According to the invention a cast billet of the alloy is homogenised at a temperature above 560 C., hot-rolled to strip, cold-rolled and then, while it is in the condition resulting from cold-rolling, is annealed in two stages, in the first of which it is held for at least five hours in the temperature range of C. up to just beneath the temperature of complete recrystallization, and in the second of which it is heated above that temperature. Preferably the strip is heated in the first stage for at least ten hours in the temperature range of 200 C. to a temperature just beneath the temperature of complete recrystallization. The temperatures referred to in this specification are those that the metal attains.

The process according to the invention enables the use of a usual batch furnace for the annealing and nevertheless gives fine-grained strips which also have the necessary properties for the production of seamless containers. In the conventional processes the initial temperature of the hot-rolling is above 500 C. In the present invention it is preferred to make this initial temperature from 400 to 480 C. This lower hot-rolling temperature in combination with the other features of the process according to the invention brings about further improvement of the properties of the strip.

Intermediate annealing may be effected during the cold: rolling, but preferably there is no such intermediate annealing, and in any case it is essential that at the beginning of the annealing after the cold-rolling the strip should be in the state resulting from at least 60% cold-work.

During the first stage of the annealing the temperature range from 160 C. to a temperature just below that of complete recrystallization may be traversed in the prescribed time at a slow rate of heating, but preferably the heating takes place more or less quickly up to a temperature just below the temperature of complete recrystallization, and this temperature is maintained for at least five hours before the second stage of heating above the temperature of complete recrystallization begins. It is, of course, desirable that the two stages should be continuous, but the strip can be allowed to cool down between them. The two-stage annealing is easy to carry through and makes economic use of a batch oven in a rolling mill.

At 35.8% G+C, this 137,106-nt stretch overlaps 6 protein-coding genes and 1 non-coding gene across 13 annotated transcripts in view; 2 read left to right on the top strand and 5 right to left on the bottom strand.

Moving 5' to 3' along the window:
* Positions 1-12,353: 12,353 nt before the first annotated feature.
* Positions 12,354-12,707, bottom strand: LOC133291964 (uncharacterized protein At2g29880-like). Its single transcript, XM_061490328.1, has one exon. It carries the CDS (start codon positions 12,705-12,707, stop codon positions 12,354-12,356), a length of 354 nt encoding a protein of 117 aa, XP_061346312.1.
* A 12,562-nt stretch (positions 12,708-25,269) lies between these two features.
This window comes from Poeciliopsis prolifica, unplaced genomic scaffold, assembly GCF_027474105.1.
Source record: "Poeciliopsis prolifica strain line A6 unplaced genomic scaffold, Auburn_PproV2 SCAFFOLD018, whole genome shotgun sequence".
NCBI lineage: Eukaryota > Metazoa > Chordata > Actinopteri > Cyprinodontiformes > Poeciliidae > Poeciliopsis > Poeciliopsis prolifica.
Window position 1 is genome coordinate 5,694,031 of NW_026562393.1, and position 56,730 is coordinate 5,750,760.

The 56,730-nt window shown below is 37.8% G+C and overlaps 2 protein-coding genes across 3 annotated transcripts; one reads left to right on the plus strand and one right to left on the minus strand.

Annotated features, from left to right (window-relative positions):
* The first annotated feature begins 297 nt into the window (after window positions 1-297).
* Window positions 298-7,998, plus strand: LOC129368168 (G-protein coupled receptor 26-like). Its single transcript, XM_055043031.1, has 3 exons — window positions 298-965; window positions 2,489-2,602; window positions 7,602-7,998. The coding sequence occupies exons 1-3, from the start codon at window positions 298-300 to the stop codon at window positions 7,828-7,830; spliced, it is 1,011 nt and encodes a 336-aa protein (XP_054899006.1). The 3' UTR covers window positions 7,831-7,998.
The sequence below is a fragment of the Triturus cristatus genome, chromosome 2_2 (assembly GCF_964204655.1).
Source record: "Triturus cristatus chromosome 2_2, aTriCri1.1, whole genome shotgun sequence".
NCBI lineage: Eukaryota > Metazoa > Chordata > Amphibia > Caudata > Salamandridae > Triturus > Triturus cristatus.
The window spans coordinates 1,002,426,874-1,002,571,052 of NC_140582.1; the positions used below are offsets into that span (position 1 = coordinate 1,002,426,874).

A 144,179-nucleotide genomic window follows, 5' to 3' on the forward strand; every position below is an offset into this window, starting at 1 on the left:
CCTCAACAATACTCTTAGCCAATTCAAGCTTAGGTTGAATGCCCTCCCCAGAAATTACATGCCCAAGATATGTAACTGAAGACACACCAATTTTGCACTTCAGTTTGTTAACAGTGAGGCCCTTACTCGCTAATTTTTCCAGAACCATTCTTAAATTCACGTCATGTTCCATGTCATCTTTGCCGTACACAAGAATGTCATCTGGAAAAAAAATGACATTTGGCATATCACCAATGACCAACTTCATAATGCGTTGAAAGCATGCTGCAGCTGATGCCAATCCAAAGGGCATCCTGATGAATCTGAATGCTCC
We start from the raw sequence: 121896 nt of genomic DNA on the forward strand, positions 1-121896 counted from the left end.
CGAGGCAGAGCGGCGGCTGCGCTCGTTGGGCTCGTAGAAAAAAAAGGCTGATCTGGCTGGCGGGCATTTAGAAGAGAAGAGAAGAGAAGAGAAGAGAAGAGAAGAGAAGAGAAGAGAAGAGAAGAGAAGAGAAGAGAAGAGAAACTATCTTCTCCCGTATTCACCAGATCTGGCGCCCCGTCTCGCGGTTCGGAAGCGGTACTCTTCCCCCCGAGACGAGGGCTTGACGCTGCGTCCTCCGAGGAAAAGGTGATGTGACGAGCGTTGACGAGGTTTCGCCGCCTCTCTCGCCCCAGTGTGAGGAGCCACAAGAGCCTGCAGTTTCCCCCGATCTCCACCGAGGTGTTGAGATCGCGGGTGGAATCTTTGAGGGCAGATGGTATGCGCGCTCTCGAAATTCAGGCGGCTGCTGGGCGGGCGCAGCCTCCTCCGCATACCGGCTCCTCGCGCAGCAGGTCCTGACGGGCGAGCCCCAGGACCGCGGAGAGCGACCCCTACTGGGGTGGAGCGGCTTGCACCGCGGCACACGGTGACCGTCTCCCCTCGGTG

The recrystallization temperature depends on the composition of the alloy and its pre-treatment before annealing and can be determined by tests. As is Well known the so-called recrystallization temperature is in fact a temperature range, at the lower end of which the recrystallization begins and only at the upper end of which is recrystallization complete. In the present invention the temperature reached in the first annealing stage may advantageously lie within the range of recrystallized at the end of this stage.

The invention can be applied to alloys of various compositions, being particularly applicable to those known as AlMn alloys, which usually contain up to 2% manganese, and which may also contain other metals in small amounts, such as iron, magnesium, copper and so forth. Although magnesium in an amount above 0.1% is advantageous in producing a fine grain in the annealed strip, the magnesium-containing alloys have bad lacquer adhesion and high cold strength, which renders the cold rolling difficult. Advantageously an AlMn alloy with less than 0.1% magnesium is used, and particularly an alloy containing from 0.5 to 1.6% manganese, from 0.1 to 0.6% silicon, from 0.2 to 0.8% iron and from 0 to 0.3%

copper, zinc in an amount less than 0.1%. The invention may also be applied to other manganese-containing aluminum alloys, and specifically to AlMgMn alloys containing from 0.3 to 1.3% manganese, 0.3 to 5.0% magnesium, 0.1 to 0.6% silicon, 0.2 to 0.8% iron and to 0.3 copper, the balance being aluminum; to